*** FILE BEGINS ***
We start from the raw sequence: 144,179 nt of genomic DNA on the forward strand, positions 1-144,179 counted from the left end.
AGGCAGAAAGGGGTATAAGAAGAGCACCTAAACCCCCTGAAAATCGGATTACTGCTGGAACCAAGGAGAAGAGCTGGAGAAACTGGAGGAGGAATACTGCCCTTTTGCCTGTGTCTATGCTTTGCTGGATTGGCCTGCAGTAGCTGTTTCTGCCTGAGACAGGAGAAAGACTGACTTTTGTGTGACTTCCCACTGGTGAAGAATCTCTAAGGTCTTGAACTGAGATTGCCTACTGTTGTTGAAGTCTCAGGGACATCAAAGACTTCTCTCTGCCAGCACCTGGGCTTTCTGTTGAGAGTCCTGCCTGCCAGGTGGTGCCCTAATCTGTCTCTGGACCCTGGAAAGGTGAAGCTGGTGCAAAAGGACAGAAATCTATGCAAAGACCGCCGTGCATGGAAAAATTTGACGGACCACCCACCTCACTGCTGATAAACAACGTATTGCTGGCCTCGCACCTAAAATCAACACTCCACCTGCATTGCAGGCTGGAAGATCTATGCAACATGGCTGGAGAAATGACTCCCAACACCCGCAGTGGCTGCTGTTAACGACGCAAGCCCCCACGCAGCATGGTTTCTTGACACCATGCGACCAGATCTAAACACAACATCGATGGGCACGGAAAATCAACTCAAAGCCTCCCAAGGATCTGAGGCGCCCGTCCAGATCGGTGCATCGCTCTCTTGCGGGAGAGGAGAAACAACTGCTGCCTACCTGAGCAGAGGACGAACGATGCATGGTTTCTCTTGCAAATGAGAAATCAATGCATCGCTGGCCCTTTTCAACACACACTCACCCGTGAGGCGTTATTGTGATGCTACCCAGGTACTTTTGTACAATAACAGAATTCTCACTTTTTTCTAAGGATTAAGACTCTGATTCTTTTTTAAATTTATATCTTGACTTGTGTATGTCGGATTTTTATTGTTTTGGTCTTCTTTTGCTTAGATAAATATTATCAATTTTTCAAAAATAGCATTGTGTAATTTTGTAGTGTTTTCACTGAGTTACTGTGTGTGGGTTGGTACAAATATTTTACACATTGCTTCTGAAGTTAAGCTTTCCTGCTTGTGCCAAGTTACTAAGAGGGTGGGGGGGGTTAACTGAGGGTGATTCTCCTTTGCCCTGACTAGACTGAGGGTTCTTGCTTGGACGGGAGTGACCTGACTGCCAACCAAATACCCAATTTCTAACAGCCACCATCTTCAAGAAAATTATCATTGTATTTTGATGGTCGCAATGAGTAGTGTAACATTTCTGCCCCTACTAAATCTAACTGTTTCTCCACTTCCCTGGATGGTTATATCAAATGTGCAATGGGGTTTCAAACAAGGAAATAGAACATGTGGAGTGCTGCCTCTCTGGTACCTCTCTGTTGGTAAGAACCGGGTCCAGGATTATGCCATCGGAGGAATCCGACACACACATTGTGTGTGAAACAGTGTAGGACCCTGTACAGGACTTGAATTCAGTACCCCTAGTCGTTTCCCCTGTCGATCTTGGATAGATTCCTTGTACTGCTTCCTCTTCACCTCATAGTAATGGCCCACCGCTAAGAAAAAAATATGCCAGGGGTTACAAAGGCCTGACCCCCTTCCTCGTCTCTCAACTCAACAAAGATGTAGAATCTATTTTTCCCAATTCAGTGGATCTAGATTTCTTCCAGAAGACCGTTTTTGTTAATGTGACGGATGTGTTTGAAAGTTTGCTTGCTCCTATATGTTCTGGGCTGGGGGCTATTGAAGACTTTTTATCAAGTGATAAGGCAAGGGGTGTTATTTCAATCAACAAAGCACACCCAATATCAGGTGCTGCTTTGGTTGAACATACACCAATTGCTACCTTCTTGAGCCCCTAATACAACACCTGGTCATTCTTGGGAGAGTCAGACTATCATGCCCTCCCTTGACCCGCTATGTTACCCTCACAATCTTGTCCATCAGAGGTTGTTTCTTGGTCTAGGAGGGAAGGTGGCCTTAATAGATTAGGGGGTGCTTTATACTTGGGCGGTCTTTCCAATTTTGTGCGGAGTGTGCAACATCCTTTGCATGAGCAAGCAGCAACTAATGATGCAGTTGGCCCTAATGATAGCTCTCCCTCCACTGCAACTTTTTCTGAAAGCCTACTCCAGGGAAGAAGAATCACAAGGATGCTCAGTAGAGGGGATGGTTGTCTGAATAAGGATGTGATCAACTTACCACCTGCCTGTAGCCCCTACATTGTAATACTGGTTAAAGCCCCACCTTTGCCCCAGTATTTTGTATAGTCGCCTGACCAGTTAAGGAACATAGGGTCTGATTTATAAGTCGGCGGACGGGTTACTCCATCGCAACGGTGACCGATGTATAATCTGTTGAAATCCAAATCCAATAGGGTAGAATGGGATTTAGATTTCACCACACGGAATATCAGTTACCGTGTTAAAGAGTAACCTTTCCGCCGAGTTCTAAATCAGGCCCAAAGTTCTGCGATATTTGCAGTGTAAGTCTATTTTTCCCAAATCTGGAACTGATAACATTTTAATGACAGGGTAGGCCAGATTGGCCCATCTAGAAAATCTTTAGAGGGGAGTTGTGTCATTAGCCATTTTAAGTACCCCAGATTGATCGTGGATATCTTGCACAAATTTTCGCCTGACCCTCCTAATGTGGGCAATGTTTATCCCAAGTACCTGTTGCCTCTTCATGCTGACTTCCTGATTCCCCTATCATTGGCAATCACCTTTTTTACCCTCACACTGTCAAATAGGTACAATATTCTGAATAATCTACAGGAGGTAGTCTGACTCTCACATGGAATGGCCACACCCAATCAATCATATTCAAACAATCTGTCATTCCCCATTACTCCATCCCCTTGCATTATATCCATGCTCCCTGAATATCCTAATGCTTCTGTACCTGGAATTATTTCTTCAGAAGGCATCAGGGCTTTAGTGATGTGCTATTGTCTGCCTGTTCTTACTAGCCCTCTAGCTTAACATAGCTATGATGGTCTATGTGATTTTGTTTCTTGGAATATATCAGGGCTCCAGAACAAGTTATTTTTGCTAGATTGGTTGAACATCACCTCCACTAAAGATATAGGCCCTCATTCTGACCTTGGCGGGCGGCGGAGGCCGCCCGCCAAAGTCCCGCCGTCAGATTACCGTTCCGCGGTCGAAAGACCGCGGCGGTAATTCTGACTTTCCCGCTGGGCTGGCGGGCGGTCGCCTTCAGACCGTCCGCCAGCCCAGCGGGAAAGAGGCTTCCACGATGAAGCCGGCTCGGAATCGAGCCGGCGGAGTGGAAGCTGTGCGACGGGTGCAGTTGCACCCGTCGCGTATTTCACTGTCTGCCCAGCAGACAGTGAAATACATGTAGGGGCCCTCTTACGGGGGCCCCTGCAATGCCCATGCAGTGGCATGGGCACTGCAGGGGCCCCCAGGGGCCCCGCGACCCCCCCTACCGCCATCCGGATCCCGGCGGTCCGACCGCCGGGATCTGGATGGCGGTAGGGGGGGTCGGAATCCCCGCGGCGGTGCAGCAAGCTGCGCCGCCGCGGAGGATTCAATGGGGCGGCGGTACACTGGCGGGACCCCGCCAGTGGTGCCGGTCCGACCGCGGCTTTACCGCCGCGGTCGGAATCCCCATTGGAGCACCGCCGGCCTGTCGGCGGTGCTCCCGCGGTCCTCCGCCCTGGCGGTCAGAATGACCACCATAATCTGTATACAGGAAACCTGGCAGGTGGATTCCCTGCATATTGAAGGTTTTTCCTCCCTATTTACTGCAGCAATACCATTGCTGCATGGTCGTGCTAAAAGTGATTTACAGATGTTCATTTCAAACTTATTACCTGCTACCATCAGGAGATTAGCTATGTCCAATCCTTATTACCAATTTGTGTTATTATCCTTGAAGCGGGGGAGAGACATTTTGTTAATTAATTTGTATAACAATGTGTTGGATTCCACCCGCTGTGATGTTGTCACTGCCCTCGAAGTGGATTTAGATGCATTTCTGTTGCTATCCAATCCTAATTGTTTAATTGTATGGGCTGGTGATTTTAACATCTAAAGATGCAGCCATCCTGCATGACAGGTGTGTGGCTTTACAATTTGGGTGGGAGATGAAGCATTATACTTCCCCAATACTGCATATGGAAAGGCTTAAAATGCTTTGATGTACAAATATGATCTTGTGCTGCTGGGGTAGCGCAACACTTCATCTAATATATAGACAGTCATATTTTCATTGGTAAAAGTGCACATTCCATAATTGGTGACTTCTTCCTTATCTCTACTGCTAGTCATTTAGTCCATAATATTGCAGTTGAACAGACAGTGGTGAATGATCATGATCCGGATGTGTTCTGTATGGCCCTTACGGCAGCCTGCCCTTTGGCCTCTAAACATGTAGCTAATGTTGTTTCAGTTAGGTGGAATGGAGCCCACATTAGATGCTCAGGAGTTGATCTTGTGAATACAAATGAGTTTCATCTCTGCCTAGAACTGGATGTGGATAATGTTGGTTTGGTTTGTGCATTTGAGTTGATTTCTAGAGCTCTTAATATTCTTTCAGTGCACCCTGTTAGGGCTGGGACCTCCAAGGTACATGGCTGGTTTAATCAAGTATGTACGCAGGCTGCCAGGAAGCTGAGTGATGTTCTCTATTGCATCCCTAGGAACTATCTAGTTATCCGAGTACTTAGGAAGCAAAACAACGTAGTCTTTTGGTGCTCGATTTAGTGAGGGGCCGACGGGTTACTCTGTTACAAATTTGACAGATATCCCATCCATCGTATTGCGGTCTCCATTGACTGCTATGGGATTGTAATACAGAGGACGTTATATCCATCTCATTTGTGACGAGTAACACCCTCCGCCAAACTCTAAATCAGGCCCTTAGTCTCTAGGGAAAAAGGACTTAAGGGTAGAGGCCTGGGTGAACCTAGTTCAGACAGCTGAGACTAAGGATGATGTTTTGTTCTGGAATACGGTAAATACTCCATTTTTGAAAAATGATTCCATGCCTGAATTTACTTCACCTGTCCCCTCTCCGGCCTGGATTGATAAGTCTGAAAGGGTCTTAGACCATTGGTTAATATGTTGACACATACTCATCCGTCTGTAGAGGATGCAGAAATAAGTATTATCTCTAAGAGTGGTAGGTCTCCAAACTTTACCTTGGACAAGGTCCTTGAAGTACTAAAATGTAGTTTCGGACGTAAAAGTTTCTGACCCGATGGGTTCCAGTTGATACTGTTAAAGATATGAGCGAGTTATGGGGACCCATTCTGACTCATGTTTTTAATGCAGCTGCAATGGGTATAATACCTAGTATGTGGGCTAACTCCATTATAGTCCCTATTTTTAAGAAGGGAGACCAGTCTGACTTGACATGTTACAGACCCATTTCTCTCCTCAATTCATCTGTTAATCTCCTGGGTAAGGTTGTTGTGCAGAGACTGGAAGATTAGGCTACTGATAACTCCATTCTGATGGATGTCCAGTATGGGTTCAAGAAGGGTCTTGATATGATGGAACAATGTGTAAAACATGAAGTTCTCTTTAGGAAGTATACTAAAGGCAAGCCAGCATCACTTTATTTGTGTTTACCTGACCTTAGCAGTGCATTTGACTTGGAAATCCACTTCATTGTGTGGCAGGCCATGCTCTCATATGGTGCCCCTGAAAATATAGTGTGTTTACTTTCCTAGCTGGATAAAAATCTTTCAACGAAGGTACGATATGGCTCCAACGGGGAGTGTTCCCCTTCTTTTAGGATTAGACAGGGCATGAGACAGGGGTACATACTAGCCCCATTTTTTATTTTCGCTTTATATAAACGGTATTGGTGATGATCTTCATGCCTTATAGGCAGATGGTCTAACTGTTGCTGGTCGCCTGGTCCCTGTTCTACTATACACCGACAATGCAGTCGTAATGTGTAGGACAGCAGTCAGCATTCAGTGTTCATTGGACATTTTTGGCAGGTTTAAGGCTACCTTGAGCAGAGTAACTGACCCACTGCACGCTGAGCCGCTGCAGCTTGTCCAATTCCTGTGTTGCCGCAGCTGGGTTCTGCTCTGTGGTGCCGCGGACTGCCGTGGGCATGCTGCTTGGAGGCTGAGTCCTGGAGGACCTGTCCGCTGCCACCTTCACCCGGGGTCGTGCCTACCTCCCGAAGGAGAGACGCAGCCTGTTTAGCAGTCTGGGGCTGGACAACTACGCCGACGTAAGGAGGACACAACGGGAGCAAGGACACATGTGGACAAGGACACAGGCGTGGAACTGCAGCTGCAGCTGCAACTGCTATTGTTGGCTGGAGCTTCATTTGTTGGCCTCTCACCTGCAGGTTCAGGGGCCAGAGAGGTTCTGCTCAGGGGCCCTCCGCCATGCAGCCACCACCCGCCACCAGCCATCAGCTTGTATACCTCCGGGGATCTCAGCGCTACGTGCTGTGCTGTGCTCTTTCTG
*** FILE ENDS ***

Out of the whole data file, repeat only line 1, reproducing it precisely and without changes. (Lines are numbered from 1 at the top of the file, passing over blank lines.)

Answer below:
We start from the raw sequence: 144,179 nt of genomic DNA on the forward strand, positions 1-144,179 counted from the left end.